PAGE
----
Sep 072016
 

The struggle to understand why we teach K-12 mathematics in the order we do, and the content we do is real. I have wondered about this for a long time, and really have never found a good answer.

I threw out the idea of teaching y=mx+b as the only way to write lines (even though the district materials at the time said it was all we needed). I took a lot of heat for that decision from some people. I was told I was completely wrong; by teachers. I stuck to my guns because y=mx+b is a stupid way to teach lines. And in the end, I was told by other teachers that I influenced them to change too.

But really, K-12 mathematics education is nothing like this:

Mathematics as human pursuit

Think of Lockhart’s Lament.  You read Paul’s words, and you are hit by the poetry he sees in math. It is also 25 pages long. I read somewhere that Lockhart’s Lament is the the most powerful and often cited mathematics education document that is never acted upon. What does that say about us, as educators, who cite it?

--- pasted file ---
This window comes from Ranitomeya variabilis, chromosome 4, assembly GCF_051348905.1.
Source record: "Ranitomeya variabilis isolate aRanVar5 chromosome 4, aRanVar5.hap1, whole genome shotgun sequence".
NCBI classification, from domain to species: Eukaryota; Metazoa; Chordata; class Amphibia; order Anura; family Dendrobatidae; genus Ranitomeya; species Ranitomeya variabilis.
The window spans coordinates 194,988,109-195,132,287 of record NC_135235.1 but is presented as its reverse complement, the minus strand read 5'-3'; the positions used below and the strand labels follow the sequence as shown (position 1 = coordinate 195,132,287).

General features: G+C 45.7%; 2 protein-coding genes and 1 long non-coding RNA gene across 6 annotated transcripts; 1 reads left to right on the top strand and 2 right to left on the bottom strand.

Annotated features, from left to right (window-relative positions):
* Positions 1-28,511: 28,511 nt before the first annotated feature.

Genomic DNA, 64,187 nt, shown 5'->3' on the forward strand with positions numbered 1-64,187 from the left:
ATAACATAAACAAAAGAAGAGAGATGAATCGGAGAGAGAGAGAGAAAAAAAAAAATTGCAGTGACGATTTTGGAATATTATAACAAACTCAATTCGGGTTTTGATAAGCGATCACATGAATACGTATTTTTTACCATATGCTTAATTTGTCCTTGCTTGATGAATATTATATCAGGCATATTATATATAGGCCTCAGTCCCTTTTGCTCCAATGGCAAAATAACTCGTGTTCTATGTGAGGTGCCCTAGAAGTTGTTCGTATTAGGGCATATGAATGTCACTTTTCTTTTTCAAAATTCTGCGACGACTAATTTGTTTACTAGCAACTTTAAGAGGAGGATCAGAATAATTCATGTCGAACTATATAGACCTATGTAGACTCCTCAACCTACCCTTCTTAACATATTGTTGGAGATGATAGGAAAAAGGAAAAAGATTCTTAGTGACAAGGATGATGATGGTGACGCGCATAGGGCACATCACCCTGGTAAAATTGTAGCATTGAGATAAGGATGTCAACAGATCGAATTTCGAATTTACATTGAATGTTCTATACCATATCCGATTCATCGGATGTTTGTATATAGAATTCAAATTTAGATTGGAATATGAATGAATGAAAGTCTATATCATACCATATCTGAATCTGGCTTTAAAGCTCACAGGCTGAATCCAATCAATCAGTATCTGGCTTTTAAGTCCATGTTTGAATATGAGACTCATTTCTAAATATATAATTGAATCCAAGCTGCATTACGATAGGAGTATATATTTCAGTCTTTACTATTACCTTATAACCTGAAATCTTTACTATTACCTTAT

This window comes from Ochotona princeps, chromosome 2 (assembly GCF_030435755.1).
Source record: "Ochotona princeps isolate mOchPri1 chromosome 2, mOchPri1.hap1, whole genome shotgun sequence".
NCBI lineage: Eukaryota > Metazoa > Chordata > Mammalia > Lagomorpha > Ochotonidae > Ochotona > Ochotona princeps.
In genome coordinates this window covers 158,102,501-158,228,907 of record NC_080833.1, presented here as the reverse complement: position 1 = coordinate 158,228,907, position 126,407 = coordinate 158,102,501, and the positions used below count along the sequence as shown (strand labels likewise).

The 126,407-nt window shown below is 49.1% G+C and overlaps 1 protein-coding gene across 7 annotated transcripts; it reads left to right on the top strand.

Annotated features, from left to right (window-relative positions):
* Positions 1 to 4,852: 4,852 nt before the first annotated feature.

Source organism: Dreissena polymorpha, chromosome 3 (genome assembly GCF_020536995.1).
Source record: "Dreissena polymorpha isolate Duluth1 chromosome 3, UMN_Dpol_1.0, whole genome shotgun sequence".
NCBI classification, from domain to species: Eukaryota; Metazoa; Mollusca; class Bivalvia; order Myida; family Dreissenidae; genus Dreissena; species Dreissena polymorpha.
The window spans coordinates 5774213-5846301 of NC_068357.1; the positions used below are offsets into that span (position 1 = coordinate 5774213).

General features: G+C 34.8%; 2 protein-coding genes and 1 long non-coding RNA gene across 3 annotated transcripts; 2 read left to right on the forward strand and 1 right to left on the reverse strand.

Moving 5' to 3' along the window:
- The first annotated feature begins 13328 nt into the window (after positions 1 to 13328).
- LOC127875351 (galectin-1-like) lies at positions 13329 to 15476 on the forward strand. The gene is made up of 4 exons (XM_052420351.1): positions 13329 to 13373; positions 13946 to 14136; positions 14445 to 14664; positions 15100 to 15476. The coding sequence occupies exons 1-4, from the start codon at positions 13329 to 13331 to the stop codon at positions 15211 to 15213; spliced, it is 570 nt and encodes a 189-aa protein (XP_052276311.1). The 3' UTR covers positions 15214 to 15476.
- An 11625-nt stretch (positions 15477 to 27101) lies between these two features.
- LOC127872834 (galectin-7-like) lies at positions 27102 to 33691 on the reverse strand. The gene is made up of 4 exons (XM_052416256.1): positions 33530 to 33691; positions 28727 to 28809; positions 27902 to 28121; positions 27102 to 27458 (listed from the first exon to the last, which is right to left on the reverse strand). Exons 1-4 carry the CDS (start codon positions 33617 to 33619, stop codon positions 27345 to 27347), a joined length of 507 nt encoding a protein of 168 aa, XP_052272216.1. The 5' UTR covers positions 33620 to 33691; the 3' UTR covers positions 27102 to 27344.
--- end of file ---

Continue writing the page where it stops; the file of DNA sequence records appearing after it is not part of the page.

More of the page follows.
Lockhart is passionate about math education, and he feels that the current state (in 2002) of math education is in trouble. His words may be as apt today as it was then. On page 2 he writes,

In fact, if I had to design a mechanism for the express purpose of destroying a child’s natural curiosity and love of pattern-making, I couldn’t possibly do as good a job as is currently being done— I simply wouldn’t have the imagination to come up with the kind of senseless, soul-crushing ideas that constitute contemporary mathematics education.

How much impact has Lockhart had on mathematics education? Often cited, rarely used or implemented. And yet, my Twitter feed and Facebook still have things like this pop up regularly.